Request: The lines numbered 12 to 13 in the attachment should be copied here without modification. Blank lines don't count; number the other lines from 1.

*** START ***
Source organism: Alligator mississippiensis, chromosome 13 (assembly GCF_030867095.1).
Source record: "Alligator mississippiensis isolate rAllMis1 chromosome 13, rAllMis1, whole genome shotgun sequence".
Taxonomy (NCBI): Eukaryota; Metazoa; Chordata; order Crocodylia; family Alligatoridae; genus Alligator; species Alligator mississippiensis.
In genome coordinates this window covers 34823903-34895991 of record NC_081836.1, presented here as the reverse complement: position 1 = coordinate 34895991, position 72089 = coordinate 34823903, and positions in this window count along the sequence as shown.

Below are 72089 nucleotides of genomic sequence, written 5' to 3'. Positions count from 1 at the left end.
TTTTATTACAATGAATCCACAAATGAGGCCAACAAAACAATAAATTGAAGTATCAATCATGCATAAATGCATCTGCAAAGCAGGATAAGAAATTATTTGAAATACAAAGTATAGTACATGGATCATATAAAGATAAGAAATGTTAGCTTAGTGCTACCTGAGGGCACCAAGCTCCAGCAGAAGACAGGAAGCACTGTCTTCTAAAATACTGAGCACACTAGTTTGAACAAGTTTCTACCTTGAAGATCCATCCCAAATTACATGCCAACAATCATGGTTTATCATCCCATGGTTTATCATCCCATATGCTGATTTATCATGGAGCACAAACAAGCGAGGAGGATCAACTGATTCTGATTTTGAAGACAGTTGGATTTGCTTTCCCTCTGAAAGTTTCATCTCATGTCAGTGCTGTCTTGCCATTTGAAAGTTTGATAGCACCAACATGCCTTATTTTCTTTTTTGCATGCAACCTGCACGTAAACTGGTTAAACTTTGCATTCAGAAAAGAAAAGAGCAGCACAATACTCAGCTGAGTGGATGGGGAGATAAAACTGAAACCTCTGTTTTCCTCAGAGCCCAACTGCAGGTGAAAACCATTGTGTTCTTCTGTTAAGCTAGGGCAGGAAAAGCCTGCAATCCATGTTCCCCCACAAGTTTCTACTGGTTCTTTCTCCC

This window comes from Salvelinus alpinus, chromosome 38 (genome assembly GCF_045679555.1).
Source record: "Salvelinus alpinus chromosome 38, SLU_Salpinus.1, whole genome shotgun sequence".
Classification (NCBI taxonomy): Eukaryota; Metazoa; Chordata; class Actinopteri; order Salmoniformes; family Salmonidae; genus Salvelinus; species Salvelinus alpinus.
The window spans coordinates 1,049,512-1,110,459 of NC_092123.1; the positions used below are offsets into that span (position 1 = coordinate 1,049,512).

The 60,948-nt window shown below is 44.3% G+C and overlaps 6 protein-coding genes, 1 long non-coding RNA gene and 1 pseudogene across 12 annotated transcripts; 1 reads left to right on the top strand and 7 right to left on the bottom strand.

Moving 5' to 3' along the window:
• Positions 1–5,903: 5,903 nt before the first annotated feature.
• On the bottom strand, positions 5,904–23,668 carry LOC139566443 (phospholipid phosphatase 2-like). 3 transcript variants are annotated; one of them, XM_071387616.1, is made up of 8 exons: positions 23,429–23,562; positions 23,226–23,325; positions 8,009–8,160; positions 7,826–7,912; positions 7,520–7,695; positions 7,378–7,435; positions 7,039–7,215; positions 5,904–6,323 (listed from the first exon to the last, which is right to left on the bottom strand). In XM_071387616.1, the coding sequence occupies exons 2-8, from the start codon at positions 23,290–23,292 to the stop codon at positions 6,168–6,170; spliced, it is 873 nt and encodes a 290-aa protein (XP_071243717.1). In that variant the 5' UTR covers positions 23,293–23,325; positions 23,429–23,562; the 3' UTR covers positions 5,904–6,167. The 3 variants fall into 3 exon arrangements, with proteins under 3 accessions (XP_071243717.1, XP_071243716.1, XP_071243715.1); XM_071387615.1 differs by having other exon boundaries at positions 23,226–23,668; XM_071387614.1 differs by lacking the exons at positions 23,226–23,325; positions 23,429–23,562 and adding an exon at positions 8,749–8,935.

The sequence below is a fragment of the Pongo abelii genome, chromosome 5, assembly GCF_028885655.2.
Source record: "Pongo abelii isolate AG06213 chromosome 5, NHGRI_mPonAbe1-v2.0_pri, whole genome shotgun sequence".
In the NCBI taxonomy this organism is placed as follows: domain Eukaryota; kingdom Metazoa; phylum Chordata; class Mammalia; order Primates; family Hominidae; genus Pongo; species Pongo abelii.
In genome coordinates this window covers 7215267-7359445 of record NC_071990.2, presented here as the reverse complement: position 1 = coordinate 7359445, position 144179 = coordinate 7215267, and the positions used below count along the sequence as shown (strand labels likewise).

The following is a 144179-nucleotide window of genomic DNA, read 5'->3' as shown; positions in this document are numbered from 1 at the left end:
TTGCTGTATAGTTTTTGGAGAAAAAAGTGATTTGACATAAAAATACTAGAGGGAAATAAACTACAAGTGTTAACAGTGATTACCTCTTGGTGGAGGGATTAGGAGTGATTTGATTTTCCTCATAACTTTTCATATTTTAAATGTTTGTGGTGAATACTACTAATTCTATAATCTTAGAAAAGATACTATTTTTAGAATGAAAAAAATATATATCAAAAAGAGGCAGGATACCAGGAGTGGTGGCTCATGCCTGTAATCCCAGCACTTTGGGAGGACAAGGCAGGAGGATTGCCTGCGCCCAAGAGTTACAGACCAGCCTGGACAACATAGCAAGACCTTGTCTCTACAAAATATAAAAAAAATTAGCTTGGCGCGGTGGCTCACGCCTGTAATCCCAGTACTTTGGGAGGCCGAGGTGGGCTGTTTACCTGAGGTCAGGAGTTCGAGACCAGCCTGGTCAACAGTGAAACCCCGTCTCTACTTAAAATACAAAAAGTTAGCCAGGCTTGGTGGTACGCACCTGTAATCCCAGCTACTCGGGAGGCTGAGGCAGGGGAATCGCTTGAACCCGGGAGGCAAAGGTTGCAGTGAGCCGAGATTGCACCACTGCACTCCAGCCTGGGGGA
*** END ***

Moving 5' to 3' along the window:
• Positions 1–5,903: 5,903 nt before the first annotated feature.